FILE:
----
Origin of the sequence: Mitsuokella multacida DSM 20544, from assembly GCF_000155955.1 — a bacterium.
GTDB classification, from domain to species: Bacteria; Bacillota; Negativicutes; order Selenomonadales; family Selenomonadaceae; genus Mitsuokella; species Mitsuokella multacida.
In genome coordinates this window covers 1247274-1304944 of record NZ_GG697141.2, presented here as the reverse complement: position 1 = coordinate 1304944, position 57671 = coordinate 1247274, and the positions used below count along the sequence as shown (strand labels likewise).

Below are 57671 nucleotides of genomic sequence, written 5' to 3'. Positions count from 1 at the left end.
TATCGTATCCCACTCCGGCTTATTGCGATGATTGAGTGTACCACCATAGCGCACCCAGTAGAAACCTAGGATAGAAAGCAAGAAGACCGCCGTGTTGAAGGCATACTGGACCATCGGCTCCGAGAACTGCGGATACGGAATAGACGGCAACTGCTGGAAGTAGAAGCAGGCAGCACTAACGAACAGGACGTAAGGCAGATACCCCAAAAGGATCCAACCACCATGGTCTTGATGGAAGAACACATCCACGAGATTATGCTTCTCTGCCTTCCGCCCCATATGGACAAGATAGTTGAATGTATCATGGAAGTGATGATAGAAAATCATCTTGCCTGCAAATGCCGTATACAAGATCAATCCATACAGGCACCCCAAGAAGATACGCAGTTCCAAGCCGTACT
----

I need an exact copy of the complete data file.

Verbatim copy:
Origin of the sequence: Mitsuokella multacida DSM 20544, from assembly GCF_000155955.1 — a bacterium.
GTDB classification, from domain to species: Bacteria; Bacillota; Negativicutes; order Selenomonadales; family Selenomonadaceae; genus Mitsuokella; species Mitsuokella multacida.
In genome coordinates this window covers 1247274-1304944 of record NZ_GG697141.2, presented here as the reverse complement: position 1 = coordinate 1304944, position 57671 = coordinate 1247274, and the positions used below count along the sequence as shown (strand labels likewise).

Below are 57671 nucleotides of genomic sequence, written 5' to 3'. Positions count from 1 at the left end.
TATCGTATCCCACTCCGGCTTATTGCGATGATTGAGTGTACCACCATAGCGCACCCAGTAGAAACCTAGGATAGAAAGCAAGAAGACCGCCGTGTTGAAGGCATACTGGACCATCGGCTCCGAGAACTGCGGATACGGAATAGACGGCAACTGCTGGAAGTAGAAGCAGGCAGCACTAACGAACAGGACGTAAGGCAGATACCCCAAAAGGATCCAACCACCATGGTCTTGATGGAAGAACACATCCACGAGATTATGCTTCTCTGCCTTCCGCCCCATATGGACAAGATAGTTGAATGTATCATGGAAGTGATGATAGAAAATCATCTTGCCTGCAAATGCCGTATACAAGATCAATCCATACAGGCACCCCAAGAAGATACGCAGTTCCAAGCCGTACT